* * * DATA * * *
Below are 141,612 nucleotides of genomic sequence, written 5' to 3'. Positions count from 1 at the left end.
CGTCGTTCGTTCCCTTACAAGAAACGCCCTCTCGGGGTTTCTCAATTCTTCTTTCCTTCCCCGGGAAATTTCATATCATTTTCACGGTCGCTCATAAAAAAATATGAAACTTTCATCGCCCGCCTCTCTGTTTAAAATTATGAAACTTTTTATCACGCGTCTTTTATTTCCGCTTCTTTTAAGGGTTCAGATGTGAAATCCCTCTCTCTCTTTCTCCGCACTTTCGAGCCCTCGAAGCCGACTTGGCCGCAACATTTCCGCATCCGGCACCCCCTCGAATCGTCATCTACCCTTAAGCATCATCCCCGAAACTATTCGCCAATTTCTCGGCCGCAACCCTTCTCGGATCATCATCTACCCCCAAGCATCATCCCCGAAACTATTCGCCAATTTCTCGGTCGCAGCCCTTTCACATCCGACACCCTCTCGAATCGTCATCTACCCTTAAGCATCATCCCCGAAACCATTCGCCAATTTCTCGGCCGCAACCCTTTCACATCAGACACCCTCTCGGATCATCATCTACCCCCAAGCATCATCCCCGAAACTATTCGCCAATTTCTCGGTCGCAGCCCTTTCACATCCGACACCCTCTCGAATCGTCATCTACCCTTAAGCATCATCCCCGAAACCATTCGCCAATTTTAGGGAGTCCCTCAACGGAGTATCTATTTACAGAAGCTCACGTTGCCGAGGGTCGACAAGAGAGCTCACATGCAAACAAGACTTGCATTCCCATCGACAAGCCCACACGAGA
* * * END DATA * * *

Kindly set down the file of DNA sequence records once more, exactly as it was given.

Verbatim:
Below are 141,612 nucleotides of genomic sequence, written 5' to 3'. Positions count from 1 at the left end.
CGTCGTTCGTTCCCTTACAAGAAACGCCCTCTCGGGGTTTCTCAATTCTTCTTTCCTTCCCCGGGAAATTTCATATCATTTTCACGGTCGCTCATAAAAAAATATGAAACTTTCATCGCCCGCCTCTCTGTTTAAAATTATGAAACTTTTTATCACGCGTCTTTTATTTCCGCTTCTTTTAAGGGTTCAGATGTGAAATCCCTCTCTCTCTTTCTCCGCACTTTCGAGCCCTCGAAGCCGACTTGGCCGCAACATTTCCGCATCCGGCACCCCCTCGAATCGTCATCTACCCTTAAGCATCATCCCCGAAACTATTCGCCAATTTCTCGGCCGCAACCCTTCTCGGATCATCATCTACCCCCAAGCATCATCCCCGAAACTATTCGCCAATTTCTCGGTCGCAGCCCTTTCACATCCGACACCCTCTCGAATCGTCATCTACCCTTAAGCATCATCCCCGAAACCATTCGCCAATTTCTCGGCCGCAACCCTTTCACATCAGACACCCTCTCGGATCATCATCTACCCCCAAGCATCATCCCCGAAACTATTCGCCAATTTCTCGGTCGCAGCCCTTTCACATCCGACACCCTCTCGAATCGTCATCTACCCTTAAGCATCATCCCCGAAACCATTCGCCAATTTTAGGGAGTCCCTCAACGGAGTATCTATTTACAGAAGCTCACGTTGCCGAGGGTCGACAAGAGAGCTCACATGCAAACAAGACTTGCATTCCCATCGACAAGCCCACACGAGA